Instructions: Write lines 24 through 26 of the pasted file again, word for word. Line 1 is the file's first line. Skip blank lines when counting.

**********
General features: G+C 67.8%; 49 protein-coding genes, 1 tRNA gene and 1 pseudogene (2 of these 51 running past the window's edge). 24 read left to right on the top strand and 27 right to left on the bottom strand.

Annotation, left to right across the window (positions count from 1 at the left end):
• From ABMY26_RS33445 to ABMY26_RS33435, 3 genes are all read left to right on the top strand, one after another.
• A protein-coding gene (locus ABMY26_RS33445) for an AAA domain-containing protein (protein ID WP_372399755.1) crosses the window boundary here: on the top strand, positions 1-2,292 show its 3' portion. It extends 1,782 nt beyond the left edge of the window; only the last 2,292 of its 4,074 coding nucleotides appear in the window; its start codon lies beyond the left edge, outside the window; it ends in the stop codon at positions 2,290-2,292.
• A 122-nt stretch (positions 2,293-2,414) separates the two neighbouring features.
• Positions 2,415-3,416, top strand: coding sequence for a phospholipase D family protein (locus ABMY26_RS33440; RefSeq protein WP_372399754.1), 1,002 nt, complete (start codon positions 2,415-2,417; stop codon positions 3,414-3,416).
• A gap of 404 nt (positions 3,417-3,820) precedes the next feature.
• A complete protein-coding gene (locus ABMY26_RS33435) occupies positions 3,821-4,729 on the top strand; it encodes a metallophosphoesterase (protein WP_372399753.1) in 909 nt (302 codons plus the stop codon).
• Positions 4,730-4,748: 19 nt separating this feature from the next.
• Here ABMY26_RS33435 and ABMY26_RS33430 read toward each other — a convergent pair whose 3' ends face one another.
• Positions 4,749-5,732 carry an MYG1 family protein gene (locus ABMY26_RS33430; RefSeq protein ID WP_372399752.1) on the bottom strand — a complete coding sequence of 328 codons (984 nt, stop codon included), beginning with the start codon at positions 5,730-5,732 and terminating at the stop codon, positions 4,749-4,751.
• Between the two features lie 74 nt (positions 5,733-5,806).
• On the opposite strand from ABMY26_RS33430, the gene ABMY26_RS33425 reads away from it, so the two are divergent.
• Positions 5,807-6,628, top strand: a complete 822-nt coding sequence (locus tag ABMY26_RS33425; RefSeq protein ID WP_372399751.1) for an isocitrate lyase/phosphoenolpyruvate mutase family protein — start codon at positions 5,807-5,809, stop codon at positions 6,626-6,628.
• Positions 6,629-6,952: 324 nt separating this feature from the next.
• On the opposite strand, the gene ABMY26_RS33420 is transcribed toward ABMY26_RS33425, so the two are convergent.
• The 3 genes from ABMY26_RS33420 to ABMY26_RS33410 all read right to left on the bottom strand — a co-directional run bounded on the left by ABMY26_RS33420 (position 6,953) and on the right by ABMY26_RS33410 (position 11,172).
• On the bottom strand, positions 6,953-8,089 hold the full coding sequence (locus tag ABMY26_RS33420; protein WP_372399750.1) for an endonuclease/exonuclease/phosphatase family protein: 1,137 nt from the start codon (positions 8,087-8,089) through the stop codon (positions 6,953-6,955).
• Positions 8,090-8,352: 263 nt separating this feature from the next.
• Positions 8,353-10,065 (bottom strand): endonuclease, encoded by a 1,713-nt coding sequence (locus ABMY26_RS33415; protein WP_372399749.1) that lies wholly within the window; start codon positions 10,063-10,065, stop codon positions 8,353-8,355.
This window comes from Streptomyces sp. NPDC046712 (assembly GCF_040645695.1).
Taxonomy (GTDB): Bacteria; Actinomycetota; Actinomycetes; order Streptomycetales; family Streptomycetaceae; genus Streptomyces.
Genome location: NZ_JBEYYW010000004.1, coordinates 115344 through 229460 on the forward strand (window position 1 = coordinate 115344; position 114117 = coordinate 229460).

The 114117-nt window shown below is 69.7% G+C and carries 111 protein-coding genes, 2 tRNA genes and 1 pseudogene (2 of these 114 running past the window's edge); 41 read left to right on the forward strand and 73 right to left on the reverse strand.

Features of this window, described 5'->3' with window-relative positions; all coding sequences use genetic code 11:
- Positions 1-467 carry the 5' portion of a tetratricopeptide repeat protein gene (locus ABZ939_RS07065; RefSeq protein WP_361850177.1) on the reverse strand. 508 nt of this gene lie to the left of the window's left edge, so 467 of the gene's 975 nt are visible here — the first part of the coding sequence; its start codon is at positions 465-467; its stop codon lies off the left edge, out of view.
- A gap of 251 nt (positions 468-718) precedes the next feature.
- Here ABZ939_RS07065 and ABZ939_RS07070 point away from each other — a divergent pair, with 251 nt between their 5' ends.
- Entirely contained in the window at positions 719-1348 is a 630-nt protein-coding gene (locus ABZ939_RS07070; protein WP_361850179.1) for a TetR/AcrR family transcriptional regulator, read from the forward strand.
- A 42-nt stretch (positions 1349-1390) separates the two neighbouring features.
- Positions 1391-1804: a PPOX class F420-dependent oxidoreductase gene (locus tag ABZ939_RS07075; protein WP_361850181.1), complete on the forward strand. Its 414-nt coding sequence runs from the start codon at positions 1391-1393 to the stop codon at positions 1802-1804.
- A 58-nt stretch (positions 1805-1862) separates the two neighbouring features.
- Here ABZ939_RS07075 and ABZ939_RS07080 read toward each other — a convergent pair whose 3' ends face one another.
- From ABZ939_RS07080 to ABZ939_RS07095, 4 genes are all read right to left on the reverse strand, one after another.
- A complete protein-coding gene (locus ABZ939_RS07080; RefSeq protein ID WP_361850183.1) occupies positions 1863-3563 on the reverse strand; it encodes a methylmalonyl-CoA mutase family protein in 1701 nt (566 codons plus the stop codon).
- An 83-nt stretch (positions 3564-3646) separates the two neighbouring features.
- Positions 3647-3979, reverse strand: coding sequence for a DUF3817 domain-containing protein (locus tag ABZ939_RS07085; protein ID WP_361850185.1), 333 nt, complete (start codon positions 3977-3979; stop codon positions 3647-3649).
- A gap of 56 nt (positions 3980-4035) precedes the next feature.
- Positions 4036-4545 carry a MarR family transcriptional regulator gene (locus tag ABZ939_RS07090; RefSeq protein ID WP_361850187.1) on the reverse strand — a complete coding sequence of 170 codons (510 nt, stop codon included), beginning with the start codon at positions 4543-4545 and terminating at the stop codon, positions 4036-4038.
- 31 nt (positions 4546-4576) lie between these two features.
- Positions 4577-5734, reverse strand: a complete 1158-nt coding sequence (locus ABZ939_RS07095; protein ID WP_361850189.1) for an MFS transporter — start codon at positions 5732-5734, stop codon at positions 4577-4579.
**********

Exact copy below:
The 114117-nt window shown below is 69.7% G+C and carries 111 protein-coding genes, 2 tRNA genes and 1 pseudogene (2 of these 114 running past the window's edge); 41 read left to right on the forward strand and 73 right to left on the reverse strand.

Features of this window, described 5'->3' with window-relative positions; all coding sequences use genetic code 11:
- Positions 1-467 carry the 5' portion of a tetratricopeptide repeat protein gene (locus ABZ939_RS07065; RefSeq protein WP_361850177.1) on the reverse strand. 508 nt of this gene lie to the left of the window's left edge, so 467 of the gene's 975 nt are visible here — the first part of the coding sequence; its start codon is at positions 465-467; its stop codon lies off the left edge, out of view.